The Temple in Your Heart

The Torah section of Naso contains seemingly disconnected sections. First, we read about a thief who wishes to return what he is stolen, but his victim is no longer alive and does not have any heirs. He must return the money to the priests of the Holy Temple. Then there is one who fails to give the required tithes to the priests of the Temple.

Then there is the remarkable section about the test of the unfaithful wife, who was brought into the temple after reasonable suspicion, and forced to drink a potion that will determine her guilt or innocence.

Then, there is the section of the nazarite, who vows to abstain from wine, haircuts, and coming in contact with the dead. At the end of his period as a Nazir, the offering he must bring in the temple is described. And finally, wrapping this part up, is the priestly benediction to the people.

What is the connection of all of these things? I believe it is an imbalance of faith and trust. And the corrective of this imbalance can only be achieved in the Holy Temple. Let me explain.

Why, in the first section, should the priests of the Temple receive that which was stolen from a private individual who left no heirs? The sages explain that the only logical person who could leave no heirs to receive returned stolen funds would be a convert. I would like to suggest that the convert does indeed have an heir, and that air is none other than God Himself. Gifts to the Temple are gifts to Him. The convert have established a deep love relationship with God, and so God is his Heir.

I would like to add a different idea to this. A convert is to be welcomed by the people of Israel with great love and respect. The convert is not only joining a theological community, he or she is joining a living, breathing people. He has been inspired by the people of Israel, and the people of Israel are commanded to love him. Instead, somebody betrayed that trust by stealing or cheating this person. Perhaps damage was done to their spiritual connection as a result. When trust has been betrayed, faith is weakened. The cure for this is to return to the Temple, and once again the purified by connecting to the Divine Presence therein.

Failure to give the required portions of one's produce to the Cohen and the Levi similarly evinces a betrayal of trust. They depend upon the people to support them, so they can represent the people in God's Temple on a full-time basis. A betrayal of that trust also displays a lack of faith in the importance of their mission. The person has disconnected from the source of faith, from the Temple.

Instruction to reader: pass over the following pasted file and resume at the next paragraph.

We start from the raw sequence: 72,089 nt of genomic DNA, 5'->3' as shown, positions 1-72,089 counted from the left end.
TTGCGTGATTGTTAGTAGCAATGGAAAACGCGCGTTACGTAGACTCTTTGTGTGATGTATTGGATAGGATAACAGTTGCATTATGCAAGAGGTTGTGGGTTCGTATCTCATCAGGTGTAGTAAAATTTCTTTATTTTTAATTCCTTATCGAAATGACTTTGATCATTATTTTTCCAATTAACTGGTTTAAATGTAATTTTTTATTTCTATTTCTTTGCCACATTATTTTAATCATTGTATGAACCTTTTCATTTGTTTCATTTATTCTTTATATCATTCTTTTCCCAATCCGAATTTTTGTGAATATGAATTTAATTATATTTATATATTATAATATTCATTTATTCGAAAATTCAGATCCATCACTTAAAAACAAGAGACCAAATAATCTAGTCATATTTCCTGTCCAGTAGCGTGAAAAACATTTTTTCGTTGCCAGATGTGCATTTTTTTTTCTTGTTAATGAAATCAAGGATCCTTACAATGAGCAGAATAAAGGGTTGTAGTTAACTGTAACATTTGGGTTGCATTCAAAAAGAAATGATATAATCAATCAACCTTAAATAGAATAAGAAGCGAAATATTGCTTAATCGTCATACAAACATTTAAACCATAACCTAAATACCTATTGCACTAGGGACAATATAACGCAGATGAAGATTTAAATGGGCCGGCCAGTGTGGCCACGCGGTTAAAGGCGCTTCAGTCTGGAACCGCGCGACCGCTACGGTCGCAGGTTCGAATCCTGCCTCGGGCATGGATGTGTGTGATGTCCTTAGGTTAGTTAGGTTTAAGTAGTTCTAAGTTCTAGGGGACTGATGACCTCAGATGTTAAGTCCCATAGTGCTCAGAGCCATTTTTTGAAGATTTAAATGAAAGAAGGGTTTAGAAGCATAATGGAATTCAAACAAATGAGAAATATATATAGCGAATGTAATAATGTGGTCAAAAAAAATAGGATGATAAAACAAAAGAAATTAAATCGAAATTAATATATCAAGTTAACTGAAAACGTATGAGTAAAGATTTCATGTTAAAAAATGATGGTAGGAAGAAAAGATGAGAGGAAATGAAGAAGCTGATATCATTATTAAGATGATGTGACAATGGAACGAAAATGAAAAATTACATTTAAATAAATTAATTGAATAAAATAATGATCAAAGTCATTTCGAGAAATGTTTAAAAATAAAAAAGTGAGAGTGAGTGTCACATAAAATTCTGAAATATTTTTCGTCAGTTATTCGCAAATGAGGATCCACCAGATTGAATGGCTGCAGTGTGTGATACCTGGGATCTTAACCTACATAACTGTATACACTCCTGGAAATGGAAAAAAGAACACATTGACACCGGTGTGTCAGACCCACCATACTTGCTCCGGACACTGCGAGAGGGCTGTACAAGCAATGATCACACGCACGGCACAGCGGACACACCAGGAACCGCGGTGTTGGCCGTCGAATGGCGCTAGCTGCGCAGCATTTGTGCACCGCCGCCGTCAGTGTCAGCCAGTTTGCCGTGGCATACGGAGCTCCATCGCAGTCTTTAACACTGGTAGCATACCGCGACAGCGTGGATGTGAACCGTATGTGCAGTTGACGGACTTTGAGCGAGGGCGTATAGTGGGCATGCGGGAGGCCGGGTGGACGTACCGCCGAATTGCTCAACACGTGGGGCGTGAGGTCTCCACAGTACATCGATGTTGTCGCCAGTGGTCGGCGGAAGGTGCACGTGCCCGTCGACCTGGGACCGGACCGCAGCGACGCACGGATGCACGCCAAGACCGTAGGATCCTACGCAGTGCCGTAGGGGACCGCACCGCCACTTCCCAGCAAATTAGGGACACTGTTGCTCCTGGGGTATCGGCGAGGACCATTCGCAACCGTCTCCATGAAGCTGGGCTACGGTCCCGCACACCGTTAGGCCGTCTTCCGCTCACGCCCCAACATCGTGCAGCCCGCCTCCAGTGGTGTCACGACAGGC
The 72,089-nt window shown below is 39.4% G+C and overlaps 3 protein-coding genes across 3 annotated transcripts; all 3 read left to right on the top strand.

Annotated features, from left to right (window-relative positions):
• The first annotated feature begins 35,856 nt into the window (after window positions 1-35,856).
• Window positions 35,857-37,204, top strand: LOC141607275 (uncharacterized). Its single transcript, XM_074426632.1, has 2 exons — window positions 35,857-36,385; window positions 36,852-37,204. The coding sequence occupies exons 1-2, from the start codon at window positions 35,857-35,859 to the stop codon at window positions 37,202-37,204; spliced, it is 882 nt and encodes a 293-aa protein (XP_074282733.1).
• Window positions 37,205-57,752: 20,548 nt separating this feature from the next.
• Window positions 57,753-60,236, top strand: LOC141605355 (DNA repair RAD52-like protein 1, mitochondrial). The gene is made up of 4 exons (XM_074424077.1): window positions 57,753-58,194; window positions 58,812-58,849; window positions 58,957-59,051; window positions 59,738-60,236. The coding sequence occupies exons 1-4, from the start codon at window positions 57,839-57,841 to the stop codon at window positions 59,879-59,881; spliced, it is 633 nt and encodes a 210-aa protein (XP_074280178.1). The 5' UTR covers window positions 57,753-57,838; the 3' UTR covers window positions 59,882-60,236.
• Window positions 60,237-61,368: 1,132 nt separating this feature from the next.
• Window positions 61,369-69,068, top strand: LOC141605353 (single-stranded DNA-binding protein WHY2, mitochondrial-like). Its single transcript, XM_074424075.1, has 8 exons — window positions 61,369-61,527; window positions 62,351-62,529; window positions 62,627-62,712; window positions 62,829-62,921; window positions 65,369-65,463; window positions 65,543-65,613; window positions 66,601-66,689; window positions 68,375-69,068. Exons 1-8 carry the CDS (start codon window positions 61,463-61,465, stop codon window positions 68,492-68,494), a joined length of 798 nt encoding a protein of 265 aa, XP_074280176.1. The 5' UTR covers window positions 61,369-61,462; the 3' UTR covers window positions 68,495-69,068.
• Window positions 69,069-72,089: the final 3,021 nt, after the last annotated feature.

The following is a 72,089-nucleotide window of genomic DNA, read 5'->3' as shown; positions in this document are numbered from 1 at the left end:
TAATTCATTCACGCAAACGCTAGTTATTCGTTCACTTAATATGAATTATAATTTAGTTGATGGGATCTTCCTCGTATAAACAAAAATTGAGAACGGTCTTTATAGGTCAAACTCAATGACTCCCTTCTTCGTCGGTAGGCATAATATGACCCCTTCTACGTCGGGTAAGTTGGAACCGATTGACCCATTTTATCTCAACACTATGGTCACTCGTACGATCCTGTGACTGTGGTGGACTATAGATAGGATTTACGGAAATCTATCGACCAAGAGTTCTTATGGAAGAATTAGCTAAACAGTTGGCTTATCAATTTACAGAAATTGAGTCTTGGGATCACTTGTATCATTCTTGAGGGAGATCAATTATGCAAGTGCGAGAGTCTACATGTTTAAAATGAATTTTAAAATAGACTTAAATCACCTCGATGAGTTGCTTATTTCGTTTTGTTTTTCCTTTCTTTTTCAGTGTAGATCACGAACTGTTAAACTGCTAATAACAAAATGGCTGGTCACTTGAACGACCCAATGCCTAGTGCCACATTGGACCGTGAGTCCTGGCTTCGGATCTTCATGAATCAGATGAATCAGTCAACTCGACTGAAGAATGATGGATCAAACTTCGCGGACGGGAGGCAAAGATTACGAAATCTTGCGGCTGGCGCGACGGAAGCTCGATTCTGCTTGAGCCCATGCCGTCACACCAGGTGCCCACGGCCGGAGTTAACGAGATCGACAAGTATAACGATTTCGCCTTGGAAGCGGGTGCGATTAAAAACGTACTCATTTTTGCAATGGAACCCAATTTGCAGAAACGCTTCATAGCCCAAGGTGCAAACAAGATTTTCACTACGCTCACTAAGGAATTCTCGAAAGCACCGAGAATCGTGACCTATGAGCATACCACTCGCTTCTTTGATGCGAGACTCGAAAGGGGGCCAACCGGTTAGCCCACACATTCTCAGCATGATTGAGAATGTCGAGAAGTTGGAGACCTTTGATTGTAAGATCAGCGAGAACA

A woman who has been seen concluding herself with a man other than her husband has also betrayed her husband's trust. When trust is betrayed, faith is weakened. The Hebrew words for man and woman share two Hebrew letters: shin and aleph. The word for man also has a yod in it, and the word for woman also has a heh. A yod and a heh together a spell one of the names of God. Without those two letters, the aleph and shin spell the word "esh", which means fire. The lesson is, if God's name is not part of the marriage, it will be consumed by fire. In other words, without faith, there is no trust.

The solution for the damaged relationship is for the couple to come to the Temple. There, God's Name will be erased by the very potion of the woman will drink. Thus, resolutions will be achieved, and, if the woman did not have an affair, her marriage and trust will be re-created. Again, the Temple heals the breach of faith and trust.

In some cases, a person is motivated to do more than is required. They wish to run away from all of the illnesses of society, and create their own religious purity. There is a danger in this, as it can lead to extremism and intolerance. Thus, the Nazir must also remain connected to the Temple. You must bring a sacrifice at the conclusion of his vow, and rebalance his trust and faith. Often, a person may choose such about because their trust in their own character is weakened. They are afraid that they, too, shall fall. So they build up walls of protective religious extremism. It is not ideal, and, if disconnected from the Temple and from true faith, can lead to destruction. If connected, it can indeed strengthen a tottering person.

Finally, the blessing that the priests give to the people is, in truth, the antidote for all of the ills previously mentioned in this. If we have strong faith in our hearts, if we take the Divine Presence into our daily lives, that our trust in ourselves and our faith in God will be balanced. We will be connected to the Temple, and the Temple will inspire our confidence work in this world.